Friday, October 9, 2009

2009 Motobecane Outcast 29

I ordered a new 2009 Motobecane Outcast 29 from Monday, September 28th. It arrived on Friday, October 2nd at my door via UPS. It was 90 percent assmebled and the remaining 10% was a snap. Just had to put on the handle bars, pedals and Seat post.

If anyone wants detailed instructions for this particular model and I can provide them via this blog. Otherwise bike tutor is a great online source for that sort of thing. I just put it together. No instructions necessary. All I needed was the good old Hans tool and some Anti-Seize grease. (some allen wrenches were all I used on the Hanz tool.)

It has been over a year since I have ridden a bicycle to work. (my 1999 Schwinn Mesa GSX was stolen from work Fat Tire stole Bikes) In that year my weight has increased, my Cholesterol has increased, my blood pressure has increased while my stamina has decreased and my ability to enjoy the weekend rides has decreased.

Everything in life involves momentum and when I found this 29er on closeout I knew the time to make a change arrived. At the rate and direction I am heading, in another year or so the only thing I would be able to enjoy would be watching TV and eating.
So I was able to ride the new Outcast 29 to work three times this week. I enjoyed my commute each time. A co-worker and fellow biker told me that the commute was the best part of his day when he rides in. I won't go that far, but I will say I enjoy riding the Outcast to work (and back home!).

It had been awhile since I rode a single speed ridged bike. Found myself reaching for the gear changer at first, but I didn't really miss the gears. (Keep you posted if I ever take this one out on the trails). However, I was surprised out how much the front shocks had been smoothing out my rides. Again, you get used to it. Not really necessary for a commuter bike. The outcast comes with a second set of cogs should you want to change the gearing. It was fine as it came for me. Another option is switching to fixed gear mode. This just means that you will have the ability to ride backwards but you would have to pedal all the time. I never have had the need to ride my bikes backwards, so I am leaving it in Freewheel mode for now.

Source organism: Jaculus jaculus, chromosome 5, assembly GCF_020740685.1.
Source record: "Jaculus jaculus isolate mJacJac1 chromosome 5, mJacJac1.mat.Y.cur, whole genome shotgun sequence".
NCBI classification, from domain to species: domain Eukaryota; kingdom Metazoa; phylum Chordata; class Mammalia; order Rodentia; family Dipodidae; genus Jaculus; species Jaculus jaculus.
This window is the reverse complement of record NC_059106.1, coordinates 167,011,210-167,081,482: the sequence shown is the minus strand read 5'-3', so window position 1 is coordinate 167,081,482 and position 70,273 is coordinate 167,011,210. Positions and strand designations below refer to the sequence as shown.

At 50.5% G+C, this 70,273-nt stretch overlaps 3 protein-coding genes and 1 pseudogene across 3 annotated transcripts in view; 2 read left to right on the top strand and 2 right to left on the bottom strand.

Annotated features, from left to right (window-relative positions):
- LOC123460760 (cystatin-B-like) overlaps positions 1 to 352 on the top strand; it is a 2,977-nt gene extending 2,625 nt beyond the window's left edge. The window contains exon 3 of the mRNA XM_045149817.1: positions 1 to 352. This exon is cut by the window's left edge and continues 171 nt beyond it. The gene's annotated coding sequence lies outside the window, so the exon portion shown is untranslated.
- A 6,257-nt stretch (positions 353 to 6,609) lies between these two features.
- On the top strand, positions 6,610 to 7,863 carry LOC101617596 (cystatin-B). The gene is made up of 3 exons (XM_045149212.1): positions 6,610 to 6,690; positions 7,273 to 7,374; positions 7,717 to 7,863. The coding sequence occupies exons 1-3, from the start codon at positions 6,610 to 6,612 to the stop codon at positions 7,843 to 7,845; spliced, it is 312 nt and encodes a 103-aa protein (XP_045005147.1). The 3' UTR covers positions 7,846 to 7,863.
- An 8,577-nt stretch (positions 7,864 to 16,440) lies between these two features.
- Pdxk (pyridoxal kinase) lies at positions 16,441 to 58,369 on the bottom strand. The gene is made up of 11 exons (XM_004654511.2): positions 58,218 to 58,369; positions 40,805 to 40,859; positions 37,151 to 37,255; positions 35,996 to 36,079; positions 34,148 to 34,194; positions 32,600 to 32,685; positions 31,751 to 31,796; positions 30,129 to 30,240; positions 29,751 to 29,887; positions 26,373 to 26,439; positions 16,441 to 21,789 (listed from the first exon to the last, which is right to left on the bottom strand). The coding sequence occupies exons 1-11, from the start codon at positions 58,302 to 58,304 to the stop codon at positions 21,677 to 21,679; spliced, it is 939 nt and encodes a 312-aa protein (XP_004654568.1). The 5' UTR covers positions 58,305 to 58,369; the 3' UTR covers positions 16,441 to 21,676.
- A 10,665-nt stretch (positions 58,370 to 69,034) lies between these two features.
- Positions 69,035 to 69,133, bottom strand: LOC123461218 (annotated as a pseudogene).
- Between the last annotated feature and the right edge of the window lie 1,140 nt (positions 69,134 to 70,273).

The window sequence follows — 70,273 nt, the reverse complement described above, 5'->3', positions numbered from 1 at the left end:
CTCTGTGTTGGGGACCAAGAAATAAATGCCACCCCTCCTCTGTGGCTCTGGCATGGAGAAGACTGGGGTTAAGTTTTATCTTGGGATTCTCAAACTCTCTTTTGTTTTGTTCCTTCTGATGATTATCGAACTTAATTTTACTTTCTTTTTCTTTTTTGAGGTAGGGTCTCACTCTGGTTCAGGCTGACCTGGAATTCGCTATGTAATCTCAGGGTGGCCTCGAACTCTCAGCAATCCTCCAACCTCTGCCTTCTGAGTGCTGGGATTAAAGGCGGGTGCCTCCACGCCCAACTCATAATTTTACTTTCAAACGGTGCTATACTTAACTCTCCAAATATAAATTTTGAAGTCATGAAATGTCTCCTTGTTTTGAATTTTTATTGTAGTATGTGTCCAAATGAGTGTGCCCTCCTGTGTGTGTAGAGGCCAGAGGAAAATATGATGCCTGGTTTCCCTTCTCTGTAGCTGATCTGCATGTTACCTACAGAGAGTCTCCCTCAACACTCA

I'll add a new post once I hit the trail. The single speed may be just the handicap I need when riding with 'Rest break' Phil, but the guy goes crazy fast on the downhills. May even change his nickname to 'Downhill' Phil. First time mountain biking the guy jumps off a five foot bank and doesn't even slow down.In the meantime if you see Phil taking a break on the trail, don't worry. He's okay. Also a nice handicap for riding with my nephew, but I guess he is riding a single speed ridged bike himself.

So long for now, Frank

Map of the main portion of the Papagos. Over in Phoenix. Rode out here instead one day.


  1. Sweet bike now you are ready to ride Tom's Thumb on Sunday with us. Don't warry there is some hike-A-bike invoved. The last time I rode it took me three house up half hour down.There is alot of stuff to check out call me Darren.......

  2. Darren, How is that Tom's Thumb? Technical? How tough a workout?

  3. I probably wouldn't want to do it on the outcast. Single speed, ridged bike.

    This bike is great for a commuter.

    Also gets you in shape real quick when you take it out on the dirt.